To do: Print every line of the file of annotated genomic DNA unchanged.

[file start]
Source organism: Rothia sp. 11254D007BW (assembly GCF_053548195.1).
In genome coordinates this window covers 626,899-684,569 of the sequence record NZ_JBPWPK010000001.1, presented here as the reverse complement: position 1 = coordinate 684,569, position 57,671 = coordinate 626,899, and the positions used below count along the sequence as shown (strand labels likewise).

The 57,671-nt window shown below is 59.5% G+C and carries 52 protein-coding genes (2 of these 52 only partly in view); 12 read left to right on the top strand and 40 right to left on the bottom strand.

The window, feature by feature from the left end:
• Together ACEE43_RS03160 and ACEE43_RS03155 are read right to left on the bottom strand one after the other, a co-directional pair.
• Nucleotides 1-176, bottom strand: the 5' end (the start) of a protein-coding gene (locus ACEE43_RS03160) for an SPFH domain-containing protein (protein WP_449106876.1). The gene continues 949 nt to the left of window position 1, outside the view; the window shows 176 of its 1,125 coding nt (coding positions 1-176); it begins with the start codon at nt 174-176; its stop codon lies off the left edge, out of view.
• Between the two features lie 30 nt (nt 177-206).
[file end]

Source organism: Rothia sp. 11254D007BW (assembly GCF_053548195.1).
In genome coordinates this window covers 626,899-684,569 of the sequence record NZ_JBPWPK010000001.1, presented here as the reverse complement: position 1 = coordinate 684,569, position 57,671 = coordinate 626,899, and the positions used below count along the sequence as shown (strand labels likewise).

The 57,671-nt window shown below is 59.5% G+C and carries 52 protein-coding genes (2 of these 52 only partly in view); 12 read left to right on the top strand and 40 right to left on the bottom strand.

The window, feature by feature from the left end:
• Together ACEE43_RS03160 and ACEE43_RS03155 are read right to left on the bottom strand one after the other, a co-directional pair.
• Nucleotides 1-176, bottom strand: the 5' end (the start) of a protein-coding gene (locus ACEE43_RS03160) for an SPFH domain-containing protein (protein WP_449106876.1). The gene continues 949 nt to the left of window position 1, outside the view; the window shows 176 of its 1,125 coding nt (coding positions 1-176); it begins with the start codon at nt 174-176; its stop codon lies off the left edge, out of view.
• Between the two features lie 30 nt (nt 177-206).